"If a company existed and it had the right technology and processes, we could solve the problems of hundreds of thousands of individuals and affordable housing nonprofits who need a better way to build, particularly for cities, which is where most custom projects were built," he said.

Prefabricated construction offers a number of advantages that makes it appealing for builders who are trying to reduce waste, save money and lessen the environmental impacts. Building in a factory rather than onsite eliminates variables like weather, allowing builders to work all year round without concern for rain or snow. Factories also allow for much greater precision and easier recycling.

"When you see a site-built house, there are dumpsters filled with debris. Most of that debris can be recycled in a factory. Drywall is recycled, the wood is recycled, metal is sent back to the metal workers," said Sheri Koones, an expert on prefabrication and author of "Downsize: Living Large in a Small House."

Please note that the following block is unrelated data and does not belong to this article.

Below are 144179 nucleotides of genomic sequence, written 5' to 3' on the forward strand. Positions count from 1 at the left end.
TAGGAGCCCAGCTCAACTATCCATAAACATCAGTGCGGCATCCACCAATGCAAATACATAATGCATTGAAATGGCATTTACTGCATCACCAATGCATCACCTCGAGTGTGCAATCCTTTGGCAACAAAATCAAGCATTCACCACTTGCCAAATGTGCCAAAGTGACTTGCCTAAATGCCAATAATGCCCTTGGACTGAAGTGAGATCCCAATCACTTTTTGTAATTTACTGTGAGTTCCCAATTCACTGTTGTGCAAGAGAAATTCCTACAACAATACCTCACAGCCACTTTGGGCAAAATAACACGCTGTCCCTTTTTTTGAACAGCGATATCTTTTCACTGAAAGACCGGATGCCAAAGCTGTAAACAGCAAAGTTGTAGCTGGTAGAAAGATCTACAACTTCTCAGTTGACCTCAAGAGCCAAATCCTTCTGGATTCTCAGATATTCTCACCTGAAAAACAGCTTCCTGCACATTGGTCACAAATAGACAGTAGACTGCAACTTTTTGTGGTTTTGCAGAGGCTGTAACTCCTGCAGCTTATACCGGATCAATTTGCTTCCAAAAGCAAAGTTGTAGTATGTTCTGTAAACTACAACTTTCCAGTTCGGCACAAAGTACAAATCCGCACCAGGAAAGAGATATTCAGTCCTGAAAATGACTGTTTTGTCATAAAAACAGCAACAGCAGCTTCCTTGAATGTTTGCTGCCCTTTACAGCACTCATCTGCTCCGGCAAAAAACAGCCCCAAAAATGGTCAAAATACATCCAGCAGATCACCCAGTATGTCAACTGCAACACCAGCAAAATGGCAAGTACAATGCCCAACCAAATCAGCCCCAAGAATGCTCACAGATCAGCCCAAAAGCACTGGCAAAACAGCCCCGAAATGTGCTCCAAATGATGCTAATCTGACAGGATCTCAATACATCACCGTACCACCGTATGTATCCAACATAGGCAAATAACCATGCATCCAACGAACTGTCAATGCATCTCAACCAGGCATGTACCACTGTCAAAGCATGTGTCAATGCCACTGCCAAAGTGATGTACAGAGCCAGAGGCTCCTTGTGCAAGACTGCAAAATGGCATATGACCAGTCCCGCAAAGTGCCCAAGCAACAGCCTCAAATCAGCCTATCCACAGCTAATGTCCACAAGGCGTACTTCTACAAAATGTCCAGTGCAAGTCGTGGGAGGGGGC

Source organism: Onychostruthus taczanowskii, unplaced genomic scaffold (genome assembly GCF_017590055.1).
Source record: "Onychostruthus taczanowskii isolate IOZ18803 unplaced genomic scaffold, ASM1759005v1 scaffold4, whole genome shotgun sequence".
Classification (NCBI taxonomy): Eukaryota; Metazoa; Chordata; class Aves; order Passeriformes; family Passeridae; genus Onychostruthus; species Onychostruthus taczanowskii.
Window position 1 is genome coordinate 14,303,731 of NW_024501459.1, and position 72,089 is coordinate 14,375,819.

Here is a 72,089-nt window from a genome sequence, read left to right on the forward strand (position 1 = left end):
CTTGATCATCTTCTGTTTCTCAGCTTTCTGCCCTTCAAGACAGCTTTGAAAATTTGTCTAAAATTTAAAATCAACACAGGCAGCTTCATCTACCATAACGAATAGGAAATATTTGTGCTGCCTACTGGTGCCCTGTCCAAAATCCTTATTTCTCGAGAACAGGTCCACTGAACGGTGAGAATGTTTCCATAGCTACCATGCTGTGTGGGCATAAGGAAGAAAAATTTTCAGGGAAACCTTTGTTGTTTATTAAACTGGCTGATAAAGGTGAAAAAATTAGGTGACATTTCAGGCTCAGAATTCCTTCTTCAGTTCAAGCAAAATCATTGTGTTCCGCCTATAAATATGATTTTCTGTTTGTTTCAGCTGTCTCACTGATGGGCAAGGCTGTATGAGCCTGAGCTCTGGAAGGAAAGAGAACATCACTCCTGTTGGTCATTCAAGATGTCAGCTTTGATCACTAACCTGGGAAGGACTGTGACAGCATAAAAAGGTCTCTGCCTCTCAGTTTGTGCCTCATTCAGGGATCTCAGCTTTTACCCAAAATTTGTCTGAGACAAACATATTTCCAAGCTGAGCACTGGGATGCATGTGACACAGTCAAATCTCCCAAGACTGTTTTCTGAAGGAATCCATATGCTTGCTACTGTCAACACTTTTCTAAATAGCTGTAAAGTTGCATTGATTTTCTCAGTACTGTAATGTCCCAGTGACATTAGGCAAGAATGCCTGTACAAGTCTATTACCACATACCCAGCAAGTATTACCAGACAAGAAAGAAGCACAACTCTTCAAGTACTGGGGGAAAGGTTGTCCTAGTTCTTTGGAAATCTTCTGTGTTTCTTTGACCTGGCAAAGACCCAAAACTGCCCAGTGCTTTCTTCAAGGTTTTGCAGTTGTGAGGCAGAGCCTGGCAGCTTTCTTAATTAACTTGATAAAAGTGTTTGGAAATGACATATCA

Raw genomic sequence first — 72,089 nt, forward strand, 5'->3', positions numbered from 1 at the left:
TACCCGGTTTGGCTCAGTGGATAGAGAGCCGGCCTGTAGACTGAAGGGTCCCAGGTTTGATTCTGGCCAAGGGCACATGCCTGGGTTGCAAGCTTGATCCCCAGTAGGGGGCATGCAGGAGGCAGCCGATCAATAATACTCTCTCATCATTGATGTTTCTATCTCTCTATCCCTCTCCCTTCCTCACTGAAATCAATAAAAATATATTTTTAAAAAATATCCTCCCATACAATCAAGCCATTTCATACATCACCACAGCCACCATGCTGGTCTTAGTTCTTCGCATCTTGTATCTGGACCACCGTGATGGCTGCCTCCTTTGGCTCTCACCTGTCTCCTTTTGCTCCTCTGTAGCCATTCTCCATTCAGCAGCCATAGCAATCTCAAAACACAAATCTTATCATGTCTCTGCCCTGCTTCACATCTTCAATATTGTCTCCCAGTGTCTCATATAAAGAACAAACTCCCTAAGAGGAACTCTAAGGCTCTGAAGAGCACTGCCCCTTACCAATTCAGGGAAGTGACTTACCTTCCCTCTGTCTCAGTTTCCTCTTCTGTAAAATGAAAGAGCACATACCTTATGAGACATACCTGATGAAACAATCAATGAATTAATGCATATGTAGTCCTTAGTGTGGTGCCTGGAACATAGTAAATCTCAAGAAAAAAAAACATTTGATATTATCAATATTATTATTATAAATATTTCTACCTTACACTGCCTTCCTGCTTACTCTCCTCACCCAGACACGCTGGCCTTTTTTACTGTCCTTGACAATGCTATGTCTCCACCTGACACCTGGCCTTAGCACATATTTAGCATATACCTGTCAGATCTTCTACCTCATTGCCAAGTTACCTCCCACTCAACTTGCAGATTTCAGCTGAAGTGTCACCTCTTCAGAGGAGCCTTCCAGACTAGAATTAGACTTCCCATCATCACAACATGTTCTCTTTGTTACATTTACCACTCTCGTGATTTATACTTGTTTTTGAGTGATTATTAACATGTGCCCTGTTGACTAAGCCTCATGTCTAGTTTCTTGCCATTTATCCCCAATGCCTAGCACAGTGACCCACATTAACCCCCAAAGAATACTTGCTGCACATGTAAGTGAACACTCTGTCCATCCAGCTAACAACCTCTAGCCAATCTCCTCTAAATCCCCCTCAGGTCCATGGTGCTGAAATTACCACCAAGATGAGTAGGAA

Koones also points out that when you're building indoors you don't have to worry about closing the structure up quickly, which allows for more careful application of insulation and energy savings over the lifetime of the house. Items like windows and flooring can be purchased in bulk and delivery trucks only need to make one stop, which burns less fuel than visiting multiple sites.

"[Plant Prefab] have always been very environmentally friendly and they've always looked for innovative ways to make their houses green," she said.

For Glenn, who had abandoned his childhood dreams of architecture in college and entered into the world of tech—prior to Plant Prefab, he was CEO of PeopleLink and a VR imagineer at Disney — the return to architecture, albeit on the business end, is a welcome one. After all, he explains, if he can't be an architect himself, he can still work as a developer and hire talented architects and "let them do great things."